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Use of materials, energy and water

Environmental resources form the basis for the functioning of man - they are a raw material for the economy and have impact on the quality of life. The extraction and processing resources, using the products, as well as waste recovery or disposal may cause a multi-dimensional pressure on all environmental components. Therefore it is important to manage the resources in sustainable way to make sure that the management process across the whole product life-cycle is least damaging to the environment and gives access to them to the future generations. Sustainable use of resources is a key element of welfare in the long-term dimension.


Priority objective in the area of sustainable use of resources is "to reduce the negative environmental impact generated by the use of  natural resources in a growing economy - a concept referred to as decoupling. In practical terms, this means reducing the environmental impact of resource use while at the same time improving resource productivity overall across economy"

in: "Thematic strategy on sustainable use of natural resources"


Extraction of biomass in Poland, which is a part of domestic extraction (DE), in 2000 was ca 180 million tonnes, and in 2007 - ca 171 million tonnes. Dominant category in biomass extraction involved primary crops, whose share in the total biomass ranged from 49.5% in 2000 to 35.7% in 2007. The share of wood increased from 9.7% in 200 to 13.4% in 2007, and the share of fodder crops increased from 14.5% to 22.7% respectively (Fig. 3.1.)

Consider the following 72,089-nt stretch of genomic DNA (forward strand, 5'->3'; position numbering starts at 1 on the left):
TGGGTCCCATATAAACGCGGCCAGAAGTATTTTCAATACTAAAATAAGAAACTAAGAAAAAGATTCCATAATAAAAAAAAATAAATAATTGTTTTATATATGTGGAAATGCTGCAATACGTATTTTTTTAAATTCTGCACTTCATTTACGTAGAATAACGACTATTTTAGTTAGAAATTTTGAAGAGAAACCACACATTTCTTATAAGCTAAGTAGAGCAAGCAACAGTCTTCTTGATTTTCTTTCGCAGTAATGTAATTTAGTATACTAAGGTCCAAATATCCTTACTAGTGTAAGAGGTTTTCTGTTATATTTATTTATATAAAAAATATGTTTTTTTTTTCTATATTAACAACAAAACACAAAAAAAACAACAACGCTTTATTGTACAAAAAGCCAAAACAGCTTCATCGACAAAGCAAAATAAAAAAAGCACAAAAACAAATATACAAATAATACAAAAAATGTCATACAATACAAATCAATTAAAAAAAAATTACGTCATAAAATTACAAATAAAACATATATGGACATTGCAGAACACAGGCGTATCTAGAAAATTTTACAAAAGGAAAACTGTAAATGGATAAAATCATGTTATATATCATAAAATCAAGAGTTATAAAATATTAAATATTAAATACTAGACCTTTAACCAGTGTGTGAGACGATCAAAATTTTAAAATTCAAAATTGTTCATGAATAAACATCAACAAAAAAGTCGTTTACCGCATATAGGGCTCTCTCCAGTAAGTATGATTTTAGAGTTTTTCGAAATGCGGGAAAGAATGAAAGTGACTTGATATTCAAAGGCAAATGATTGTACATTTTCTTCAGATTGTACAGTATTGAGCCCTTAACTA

Fig. 3.1. Domestic biomass extraction in the years 2000-2007 (source: CSO)

Fig. 3.2. Domestic  extraction of minerals in the years 2000-2007 (source: CSO)

In 2007 domestic extraction of minerals, which is the remaining part of domestic extraction apart from biomass, was about 440 million tonnes. Non metallic minerals had the largest share in extraction (60.3% in 2007). Extraction of sand and gravel was dominant in this category. Fossil energy carriers accounted for 33.4% of the domestic minerals extraction, with a dominant share of hard coal (Fig. 3.2.).

Domestic Material Consumption, after a period of fall in the years 2000-2002, was characterized by a growing tendency from 2003 and reached 651 million tonnes in 2007. This value was 68 million tonnes higher than the one from 2000. In 2005 Poland was one of five top EU Member States with the highest DMC (Diagram 3.3.).


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Fig. 3.3. Domestic material consumption  in selected EU countries in 2005 (source: Eurostat)